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Re: CIF dicsussion on chemical structure

  • To: corecifchem@iucr.org
  • Subject: Re: CIF dicsussion on chemical structure
  • From: Peter Murray-Rust <pm286@cam.ac.uk>
  • Date: Thu, 14 Oct 2004 20:28:13 +0100
  • Cc: smt40@cam.ac.uk
I had an extremely good visit to Chester and many thanks to PeterS BrianMcM 
and others. In summary I ran CIFSAXDOM and CIF2CML over this months ActaE 
CIFs and found very good conversions to chemistry. Even with disorder 
(which had worried me) the author/editor curation was good. By taking 
_atom_site_disorder_group="." or ="1" all structures gave reasonable formulae.

The main problems are:
- symmetry. We are going to test whether using the additional bonds, angles 
and torsions we can normally generate the symmetry related atoms
- disorder. we have to assume the connectivity of disorder groups is 
constant or that the first one is definitive
- charges. Almost all structures had formal charges in the formulae and we 
shall test this out.
- hydrogens. We did not see any missing hydrogens

We have not yet mapped formulae onto disjoint moieties.

With this level of quality it should be possible to define good protocols 
for many systems. I am on the road shortly but hope to find time to create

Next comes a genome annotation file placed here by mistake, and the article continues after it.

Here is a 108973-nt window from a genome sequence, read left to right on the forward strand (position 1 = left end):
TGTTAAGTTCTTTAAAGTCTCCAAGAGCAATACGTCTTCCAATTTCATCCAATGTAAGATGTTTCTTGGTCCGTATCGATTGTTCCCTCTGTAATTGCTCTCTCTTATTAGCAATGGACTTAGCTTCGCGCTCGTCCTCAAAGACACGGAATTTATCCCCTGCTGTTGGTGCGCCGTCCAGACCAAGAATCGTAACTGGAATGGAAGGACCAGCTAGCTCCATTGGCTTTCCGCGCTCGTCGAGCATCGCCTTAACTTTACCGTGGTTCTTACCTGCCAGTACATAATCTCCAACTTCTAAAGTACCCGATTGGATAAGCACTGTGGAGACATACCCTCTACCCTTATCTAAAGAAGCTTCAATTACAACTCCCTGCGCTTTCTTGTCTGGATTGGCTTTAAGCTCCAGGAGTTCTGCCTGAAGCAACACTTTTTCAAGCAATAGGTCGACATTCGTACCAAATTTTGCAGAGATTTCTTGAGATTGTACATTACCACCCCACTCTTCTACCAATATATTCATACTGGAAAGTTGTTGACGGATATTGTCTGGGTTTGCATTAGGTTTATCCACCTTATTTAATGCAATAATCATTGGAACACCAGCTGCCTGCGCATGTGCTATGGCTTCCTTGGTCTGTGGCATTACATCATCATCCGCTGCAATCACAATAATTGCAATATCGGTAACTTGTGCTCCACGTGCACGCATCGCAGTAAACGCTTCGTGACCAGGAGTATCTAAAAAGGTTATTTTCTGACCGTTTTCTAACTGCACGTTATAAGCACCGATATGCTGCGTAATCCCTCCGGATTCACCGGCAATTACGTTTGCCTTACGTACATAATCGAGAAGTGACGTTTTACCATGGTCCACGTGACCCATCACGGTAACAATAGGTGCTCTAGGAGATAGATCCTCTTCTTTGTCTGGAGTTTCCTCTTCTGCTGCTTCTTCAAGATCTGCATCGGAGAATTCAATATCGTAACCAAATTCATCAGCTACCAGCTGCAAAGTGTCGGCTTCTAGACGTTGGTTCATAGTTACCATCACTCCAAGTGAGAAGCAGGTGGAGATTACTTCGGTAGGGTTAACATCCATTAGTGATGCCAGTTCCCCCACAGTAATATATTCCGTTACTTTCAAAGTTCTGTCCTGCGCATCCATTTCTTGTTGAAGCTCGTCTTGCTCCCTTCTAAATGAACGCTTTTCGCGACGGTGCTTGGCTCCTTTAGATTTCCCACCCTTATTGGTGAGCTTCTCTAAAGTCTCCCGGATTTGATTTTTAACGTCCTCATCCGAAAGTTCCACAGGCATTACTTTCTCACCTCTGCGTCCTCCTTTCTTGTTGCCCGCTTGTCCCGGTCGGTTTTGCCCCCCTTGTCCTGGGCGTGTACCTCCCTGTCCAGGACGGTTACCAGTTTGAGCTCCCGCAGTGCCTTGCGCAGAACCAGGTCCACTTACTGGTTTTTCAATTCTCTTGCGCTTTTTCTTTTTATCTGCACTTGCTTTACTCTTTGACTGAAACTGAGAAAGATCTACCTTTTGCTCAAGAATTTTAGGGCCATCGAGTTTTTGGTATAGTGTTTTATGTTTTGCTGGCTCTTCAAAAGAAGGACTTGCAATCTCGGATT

some exemplars.

I note that the _atom_site_disorder_* fields are not crystallographic but 
chemical annotations (by and large they do not affect the interpretation of 
the diffraction experiment unless they are used for librational analysis. 
Is that fair? If so, I would propose that we use other fields in _atom_site 
for chemical annotation.

here is the first question we have to answer:
- what information is given by the diffraction and its analysis; and what 
by the chemistry given from elsewhere?

We can envisage:
- elementTypes unknown chemically but modelled to fit the diffraction
- elementTypes known chemically but unused in the diffraction model (e.g. 
trace elements or very light ones)
- spin states known chemically but undetected in diffraction.
- (possibly) fluxional behaviour which affects the chemical description of 
the molecule. The chemist may value a dynamic description rather than the 
fixed positions returned by crystallography.

To accomplish this I this is valuable to be able to create additional 
annotation in the _atom_site table and to have atoms in there which do not, 
or cannot contribute to the diffraction (i.e. occupancy = 0.0) Does this 
look reasonable?

In haste


Peter Murray-Rust
Unilever Centre for Molecular Informatics
Chemistry Department, Cambridge University
Lensfield Road, CAMBRIDGE, CB2 1EW, UK
Tel: +44-1223-763069

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